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July 31, 2018



#TAKETHEMASKOFF is a 6-week campaign encouraging Autistic humans to take their masks off – stop camouflaging their autism. 


Masking is unconscious for me when I'm around most people and makes it hard for me to know what it is I am doing that is hiding my autism. I’m at an activity centre with my child. There’s a guy here that I know that more than likely will come over for a chat. 


I’ll observe what I do if they do come over for a chat. 


My eyes have gunk in them which is driving me crazy. I’ll probably obsess about that while talking and not concentrate on what they say. I don’t feel like writing about this right now. So I’ll stop here and write about something else .... 5 minutes later Frank walked up to me.


Oh shit, I forgot to observe myself! LOL


I still have gunk in my eyes, and I couldn’t see them properly. So annoying! I started our conversation with a joke. That’s how I usually go with these interactions. It wasn’t long before my child joined us and told me that “I don’t get a good vibe about him”.


That’s confronting and not ‘normal’ right!


But something in me decided to go along with what my child was saying instead of shutting them up, terrified my child has offended the adult by being "rude". It is rare that my child says anything expected and that gives me anxiety when we socialise. I wonder if I keep my mask on when I try to make my child, and I conform to what others (neurotypicals) consider acceptable behaviour.


But what was my child saying that was not acceptable?


Billie: “I haven’t seen this person before have I?”


Me: “No you haven’t. I’ve known this person for a long time. I’m not even sure how we first met?”


Frank: “I’d put you on TV a few times”.


Me: “Oh, was that for the news?”


Frank: “Yeah” and he said “blah blah blah” because I couldn’t see my child or Frank properly because of the gunk in my eyes and my scarf was agitating me and where the hell was this conversation going to go? What was my child going to say next??? 




Billie: “Don’t you get any funny ideas about being with my Mum!” Yep there it is. I sound like I’m a desperado! Desperate for a partner!


Me: “Billie, I can understand why you’d be worrying about that. However, there’s nothing to worry about”.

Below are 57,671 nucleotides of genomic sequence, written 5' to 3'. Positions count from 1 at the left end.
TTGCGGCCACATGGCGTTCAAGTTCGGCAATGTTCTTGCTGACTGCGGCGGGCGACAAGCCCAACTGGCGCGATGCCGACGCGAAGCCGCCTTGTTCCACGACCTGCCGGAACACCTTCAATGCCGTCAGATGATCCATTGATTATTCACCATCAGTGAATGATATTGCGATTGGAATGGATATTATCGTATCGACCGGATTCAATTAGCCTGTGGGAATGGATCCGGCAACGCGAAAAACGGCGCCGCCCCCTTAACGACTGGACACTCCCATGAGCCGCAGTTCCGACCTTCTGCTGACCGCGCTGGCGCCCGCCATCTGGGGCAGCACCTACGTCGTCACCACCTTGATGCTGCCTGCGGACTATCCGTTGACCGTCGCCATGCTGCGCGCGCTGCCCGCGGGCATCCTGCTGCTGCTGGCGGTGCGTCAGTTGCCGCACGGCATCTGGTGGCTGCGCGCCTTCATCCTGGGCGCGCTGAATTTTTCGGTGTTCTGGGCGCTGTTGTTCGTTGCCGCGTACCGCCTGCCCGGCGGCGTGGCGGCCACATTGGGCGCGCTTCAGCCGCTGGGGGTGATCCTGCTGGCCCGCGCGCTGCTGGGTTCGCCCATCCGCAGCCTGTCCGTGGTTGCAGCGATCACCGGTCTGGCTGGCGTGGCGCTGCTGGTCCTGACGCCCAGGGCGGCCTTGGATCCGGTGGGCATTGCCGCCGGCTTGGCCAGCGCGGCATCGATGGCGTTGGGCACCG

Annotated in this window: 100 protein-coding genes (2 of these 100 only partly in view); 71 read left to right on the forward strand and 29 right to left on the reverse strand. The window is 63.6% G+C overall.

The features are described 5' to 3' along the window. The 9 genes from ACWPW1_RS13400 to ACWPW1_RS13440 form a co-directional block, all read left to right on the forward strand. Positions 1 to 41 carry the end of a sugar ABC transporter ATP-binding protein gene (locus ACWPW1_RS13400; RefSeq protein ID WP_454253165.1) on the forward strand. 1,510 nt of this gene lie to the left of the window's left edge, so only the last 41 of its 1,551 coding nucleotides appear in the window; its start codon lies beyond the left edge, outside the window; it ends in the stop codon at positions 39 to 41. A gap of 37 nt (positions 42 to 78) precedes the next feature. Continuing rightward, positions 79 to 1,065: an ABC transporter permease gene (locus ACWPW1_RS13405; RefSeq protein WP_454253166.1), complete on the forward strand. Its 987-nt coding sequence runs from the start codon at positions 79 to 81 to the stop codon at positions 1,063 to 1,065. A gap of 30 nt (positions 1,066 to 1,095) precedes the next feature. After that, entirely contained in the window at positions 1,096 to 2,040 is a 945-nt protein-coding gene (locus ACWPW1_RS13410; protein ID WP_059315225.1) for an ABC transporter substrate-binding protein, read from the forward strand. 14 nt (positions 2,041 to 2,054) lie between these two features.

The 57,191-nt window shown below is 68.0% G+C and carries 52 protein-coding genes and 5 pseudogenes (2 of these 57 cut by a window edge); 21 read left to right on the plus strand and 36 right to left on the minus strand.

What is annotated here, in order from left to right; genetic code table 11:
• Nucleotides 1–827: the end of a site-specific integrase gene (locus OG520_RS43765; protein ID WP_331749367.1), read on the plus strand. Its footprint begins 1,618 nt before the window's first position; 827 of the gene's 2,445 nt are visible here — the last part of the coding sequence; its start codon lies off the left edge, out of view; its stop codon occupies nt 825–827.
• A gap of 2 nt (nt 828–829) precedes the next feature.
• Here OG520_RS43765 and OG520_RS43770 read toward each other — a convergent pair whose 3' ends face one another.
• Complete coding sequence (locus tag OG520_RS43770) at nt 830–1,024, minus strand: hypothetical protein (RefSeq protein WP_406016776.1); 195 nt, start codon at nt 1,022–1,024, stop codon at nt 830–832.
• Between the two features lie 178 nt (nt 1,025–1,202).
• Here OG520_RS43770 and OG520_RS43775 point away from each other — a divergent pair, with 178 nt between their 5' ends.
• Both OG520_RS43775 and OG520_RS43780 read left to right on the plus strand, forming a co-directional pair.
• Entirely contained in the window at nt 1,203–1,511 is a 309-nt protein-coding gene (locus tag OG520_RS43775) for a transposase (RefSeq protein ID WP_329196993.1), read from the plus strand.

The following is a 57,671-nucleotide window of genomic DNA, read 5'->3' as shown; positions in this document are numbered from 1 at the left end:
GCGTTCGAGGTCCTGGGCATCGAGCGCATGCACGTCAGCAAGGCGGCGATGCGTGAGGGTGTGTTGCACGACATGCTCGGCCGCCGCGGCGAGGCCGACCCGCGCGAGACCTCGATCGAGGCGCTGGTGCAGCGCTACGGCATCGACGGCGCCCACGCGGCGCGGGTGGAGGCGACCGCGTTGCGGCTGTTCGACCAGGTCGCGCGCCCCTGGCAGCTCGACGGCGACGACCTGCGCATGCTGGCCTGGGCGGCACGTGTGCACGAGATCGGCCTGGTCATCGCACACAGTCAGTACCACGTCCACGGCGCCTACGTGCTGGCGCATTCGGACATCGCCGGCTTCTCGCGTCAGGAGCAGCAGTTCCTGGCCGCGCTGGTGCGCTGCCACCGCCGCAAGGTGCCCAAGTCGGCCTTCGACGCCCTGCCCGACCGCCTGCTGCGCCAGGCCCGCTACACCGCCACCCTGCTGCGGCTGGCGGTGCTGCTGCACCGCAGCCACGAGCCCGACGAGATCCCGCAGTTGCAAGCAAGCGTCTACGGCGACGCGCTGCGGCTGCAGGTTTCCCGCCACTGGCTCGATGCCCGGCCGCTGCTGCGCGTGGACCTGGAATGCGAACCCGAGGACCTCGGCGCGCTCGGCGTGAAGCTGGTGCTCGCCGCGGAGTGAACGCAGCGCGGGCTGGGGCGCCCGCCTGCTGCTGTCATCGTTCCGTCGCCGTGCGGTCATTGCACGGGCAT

Frank: “Yeah mate, I’m married.”


Me: “At least Billie thought you might be a candidate”.


Frank looked at me strangely, and I realised I that my joke might have crossed a line of inappropriateness. I wasn’t sure, and I wasn’t going to find out. I returned my attention to my child to distract Frank from what I said. It became awkward, and the chat ended a few moments later and thanked God for that! [But I'm not religious].


My child continued to give Frank the evil eye, and I just laughed. 


If my child doesn’t trust someone, then they don't trust them. My child has an intuition, a ‘gut’ reaction to people, things and situations, and I feel it’s important I support my child to trust it, right or wrong. My child’s intuition is a powerful tool to keep them safe. Something I’m still learning myself. I don’t feel good when I try to control or change my child to make others feel okay. 


I’m tired of that myself.


I think I did pretty good at being me, but it’s hard to know because when I socialise, I put my 'all' into interactions and I wonder, is that being me or not me? Was I controlling my stims? I don’t know? Did I try and ‘fit’ in with the other person, so they won’t know I’m autistic? I don’t know? I think because I engaged in a conversation with my child to understand them more rather than shut them down out of fear of them being 'rude' is perhaps taking my mask off. I allowed my child to BE. 


I wonder if I then, in turn, allow myself to be when I do that?


I was aware Frank could be thinking my child was “rude” and a failure as a parent, not having boundaries, as I didn’t make my child apologise. But instead, I allowed Frank to think whatever they wanted to. That must be about taking my mask off – right? I allowed Frank to see us as we usually are – free thinkers with free thought and opinions. Free to misunderstand or be fearful of what’s going on and be open about it. I supported my child instead of the adult, and that’s a change for me.


Off comes the masks!

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August 15, 2019

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